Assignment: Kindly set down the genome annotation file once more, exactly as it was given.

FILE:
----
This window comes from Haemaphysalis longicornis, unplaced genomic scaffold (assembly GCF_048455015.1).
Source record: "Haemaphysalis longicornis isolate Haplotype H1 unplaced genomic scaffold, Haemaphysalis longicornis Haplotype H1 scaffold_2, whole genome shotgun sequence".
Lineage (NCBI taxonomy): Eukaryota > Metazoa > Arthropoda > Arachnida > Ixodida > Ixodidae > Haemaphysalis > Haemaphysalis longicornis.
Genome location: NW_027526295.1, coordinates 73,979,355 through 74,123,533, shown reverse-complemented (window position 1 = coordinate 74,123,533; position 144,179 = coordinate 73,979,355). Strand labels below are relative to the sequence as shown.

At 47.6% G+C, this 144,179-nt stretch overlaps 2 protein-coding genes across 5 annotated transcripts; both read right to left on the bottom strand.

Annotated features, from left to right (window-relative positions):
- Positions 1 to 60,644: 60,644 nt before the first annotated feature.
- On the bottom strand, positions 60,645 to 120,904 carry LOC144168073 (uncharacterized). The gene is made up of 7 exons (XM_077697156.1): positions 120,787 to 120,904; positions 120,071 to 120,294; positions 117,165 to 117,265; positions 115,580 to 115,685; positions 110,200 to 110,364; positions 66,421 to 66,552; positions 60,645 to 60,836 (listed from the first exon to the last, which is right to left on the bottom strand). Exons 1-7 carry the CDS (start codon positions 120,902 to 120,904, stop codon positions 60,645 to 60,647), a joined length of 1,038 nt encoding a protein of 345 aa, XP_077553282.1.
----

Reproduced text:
This window comes from Haemaphysalis longicornis, unplaced genomic scaffold (assembly GCF_048455015.1).
Source record: "Haemaphysalis longicornis isolate Haplotype H1 unplaced genomic scaffold, Haemaphysalis longicornis Haplotype H1 scaffold_2, whole genome shotgun sequence".
Lineage (NCBI taxonomy): Eukaryota > Metazoa > Arthropoda > Arachnida > Ixodida > Ixodidae > Haemaphysalis > Haemaphysalis longicornis.
Genome location: NW_027526295.1, coordinates 73,979,355 through 74,123,533, shown reverse-complemented (window position 1 = coordinate 74,123,533; position 144,179 = coordinate 73,979,355). Strand labels below are relative to the sequence as shown.

At 47.6% G+C, this 144,179-nt stretch overlaps 2 protein-coding genes across 5 annotated transcripts; both read right to left on the bottom strand.

Annotated features, from left to right (window-relative positions):
- Positions 1 to 60,644: 60,644 nt before the first annotated feature.
- On the bottom strand, positions 60,645 to 120,904 carry LOC144168073 (uncharacterized). The gene is made up of 7 exons (XM_077697156.1): positions 120,787 to 120,904; positions 120,071 to 120,294; positions 117,165 to 117,265; positions 115,580 to 115,685; positions 110,200 to 110,364; positions 66,421 to 66,552; positions 60,645 to 60,836 (listed from the first exon to the last, which is right to left on the bottom strand). Exons 1-7 carry the CDS (start codon positions 120,902 to 120,904, stop codon positions 60,645 to 60,647), a joined length of 1,038 nt encoding a protein of 345 aa, XP_077553282.1.